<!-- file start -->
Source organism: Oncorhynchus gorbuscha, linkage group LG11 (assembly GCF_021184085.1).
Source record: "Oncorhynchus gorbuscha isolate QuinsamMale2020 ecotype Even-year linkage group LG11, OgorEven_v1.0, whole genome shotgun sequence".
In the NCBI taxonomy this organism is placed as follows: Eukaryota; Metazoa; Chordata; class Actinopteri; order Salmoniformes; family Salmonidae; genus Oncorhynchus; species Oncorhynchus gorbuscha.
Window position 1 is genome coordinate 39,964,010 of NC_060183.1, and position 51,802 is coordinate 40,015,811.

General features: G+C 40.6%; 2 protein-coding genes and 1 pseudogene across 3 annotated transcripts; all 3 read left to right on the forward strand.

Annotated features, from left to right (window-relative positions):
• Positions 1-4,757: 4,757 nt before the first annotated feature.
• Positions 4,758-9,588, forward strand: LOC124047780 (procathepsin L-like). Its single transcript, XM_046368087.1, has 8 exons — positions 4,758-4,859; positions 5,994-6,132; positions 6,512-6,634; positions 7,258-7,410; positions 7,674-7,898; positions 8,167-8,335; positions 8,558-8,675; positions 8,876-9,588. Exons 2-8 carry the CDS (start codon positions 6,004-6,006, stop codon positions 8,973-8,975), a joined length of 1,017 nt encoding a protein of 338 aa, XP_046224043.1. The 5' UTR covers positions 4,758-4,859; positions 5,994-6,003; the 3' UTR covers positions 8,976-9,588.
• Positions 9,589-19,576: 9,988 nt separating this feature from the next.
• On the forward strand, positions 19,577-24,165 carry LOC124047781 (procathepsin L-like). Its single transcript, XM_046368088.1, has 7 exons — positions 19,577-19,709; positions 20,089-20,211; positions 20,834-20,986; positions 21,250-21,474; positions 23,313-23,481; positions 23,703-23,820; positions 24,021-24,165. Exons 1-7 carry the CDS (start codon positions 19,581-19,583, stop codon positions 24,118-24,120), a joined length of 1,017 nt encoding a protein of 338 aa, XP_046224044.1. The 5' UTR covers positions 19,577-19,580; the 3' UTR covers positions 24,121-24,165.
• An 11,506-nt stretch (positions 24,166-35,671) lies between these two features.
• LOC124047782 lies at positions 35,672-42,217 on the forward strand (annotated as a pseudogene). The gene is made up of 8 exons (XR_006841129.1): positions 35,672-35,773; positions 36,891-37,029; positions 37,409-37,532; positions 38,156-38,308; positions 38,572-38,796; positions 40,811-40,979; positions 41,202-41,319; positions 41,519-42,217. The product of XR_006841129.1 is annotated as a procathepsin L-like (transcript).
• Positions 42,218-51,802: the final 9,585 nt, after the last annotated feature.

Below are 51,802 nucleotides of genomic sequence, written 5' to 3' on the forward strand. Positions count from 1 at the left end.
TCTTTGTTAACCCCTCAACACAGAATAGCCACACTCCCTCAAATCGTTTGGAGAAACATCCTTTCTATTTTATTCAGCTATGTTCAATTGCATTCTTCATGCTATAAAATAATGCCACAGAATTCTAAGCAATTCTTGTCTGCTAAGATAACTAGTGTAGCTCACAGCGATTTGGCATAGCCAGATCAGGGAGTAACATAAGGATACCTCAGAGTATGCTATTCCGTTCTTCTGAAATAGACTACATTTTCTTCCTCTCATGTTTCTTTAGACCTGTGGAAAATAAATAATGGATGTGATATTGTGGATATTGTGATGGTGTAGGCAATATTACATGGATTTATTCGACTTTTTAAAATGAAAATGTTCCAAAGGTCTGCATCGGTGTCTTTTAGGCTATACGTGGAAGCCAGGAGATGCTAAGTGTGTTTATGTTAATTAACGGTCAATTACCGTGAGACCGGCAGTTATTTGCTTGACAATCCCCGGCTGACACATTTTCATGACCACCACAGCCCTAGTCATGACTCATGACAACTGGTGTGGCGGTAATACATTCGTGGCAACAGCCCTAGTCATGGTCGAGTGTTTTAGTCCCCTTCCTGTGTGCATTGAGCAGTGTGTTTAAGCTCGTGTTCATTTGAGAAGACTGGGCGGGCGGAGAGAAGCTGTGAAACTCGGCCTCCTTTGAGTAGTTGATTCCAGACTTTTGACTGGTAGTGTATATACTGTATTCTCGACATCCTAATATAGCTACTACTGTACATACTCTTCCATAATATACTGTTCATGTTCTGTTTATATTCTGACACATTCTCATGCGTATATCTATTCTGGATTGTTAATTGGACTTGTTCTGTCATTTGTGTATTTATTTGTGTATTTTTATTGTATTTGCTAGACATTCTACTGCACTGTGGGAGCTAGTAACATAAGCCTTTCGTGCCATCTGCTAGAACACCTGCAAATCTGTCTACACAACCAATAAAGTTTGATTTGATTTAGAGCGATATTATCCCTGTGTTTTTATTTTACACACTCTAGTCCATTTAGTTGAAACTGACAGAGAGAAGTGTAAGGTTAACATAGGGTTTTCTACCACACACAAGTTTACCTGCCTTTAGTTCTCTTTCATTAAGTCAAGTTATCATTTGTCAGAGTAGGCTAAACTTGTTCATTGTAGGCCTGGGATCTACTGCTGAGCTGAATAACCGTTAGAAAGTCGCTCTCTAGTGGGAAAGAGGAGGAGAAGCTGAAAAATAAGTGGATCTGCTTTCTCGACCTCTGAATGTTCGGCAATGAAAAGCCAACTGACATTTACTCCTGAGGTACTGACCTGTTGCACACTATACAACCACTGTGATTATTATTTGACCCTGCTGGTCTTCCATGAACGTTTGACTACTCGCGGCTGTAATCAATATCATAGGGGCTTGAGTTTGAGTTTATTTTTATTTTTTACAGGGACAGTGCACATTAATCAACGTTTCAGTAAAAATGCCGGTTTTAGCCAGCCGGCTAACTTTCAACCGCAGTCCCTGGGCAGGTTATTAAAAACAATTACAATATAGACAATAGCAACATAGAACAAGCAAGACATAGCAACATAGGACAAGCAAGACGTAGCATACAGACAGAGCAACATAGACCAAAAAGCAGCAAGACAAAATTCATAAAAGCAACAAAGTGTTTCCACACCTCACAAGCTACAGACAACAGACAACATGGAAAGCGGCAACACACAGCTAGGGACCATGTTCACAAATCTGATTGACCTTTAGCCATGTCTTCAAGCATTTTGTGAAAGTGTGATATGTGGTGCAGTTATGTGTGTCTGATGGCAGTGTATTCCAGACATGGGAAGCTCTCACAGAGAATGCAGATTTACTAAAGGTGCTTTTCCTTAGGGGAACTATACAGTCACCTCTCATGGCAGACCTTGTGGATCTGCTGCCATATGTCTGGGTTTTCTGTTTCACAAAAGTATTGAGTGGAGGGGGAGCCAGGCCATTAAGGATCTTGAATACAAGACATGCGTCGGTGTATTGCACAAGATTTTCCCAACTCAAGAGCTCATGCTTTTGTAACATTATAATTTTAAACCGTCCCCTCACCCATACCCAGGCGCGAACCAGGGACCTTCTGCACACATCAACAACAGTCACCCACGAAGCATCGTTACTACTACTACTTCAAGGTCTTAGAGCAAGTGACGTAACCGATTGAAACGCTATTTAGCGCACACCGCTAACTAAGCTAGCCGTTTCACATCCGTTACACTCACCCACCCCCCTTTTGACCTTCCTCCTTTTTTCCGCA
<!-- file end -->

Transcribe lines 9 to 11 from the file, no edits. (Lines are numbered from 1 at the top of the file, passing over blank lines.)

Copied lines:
• Positions 9,589-19,576: 9,988 nt separating this feature from the next.
• On the forward strand, positions 19,577-24,165 carry LOC124047781 (procathepsin L-like). Its single transcript, XM_046368088.1, has 7 exons — positions 19,577-19,709; positions 20,089-20,211; positions 20,834-20,986; positions 21,250-21,474; positions 23,313-23,481; positions 23,703-23,820; positions 24,021-24,165. Exons 1-7 carry the CDS (start codon positions 19,581-19,583, stop codon positions 24,118-24,120), a joined length of 1,017 nt encoding a protein of 338 aa, XP_046224044.1. The 5' UTR covers positions 19,577-19,580; the 3' UTR covers positions 24,121-24,165.
• An 11,506-nt stretch (positions 24,166-35,671) lies between these two features.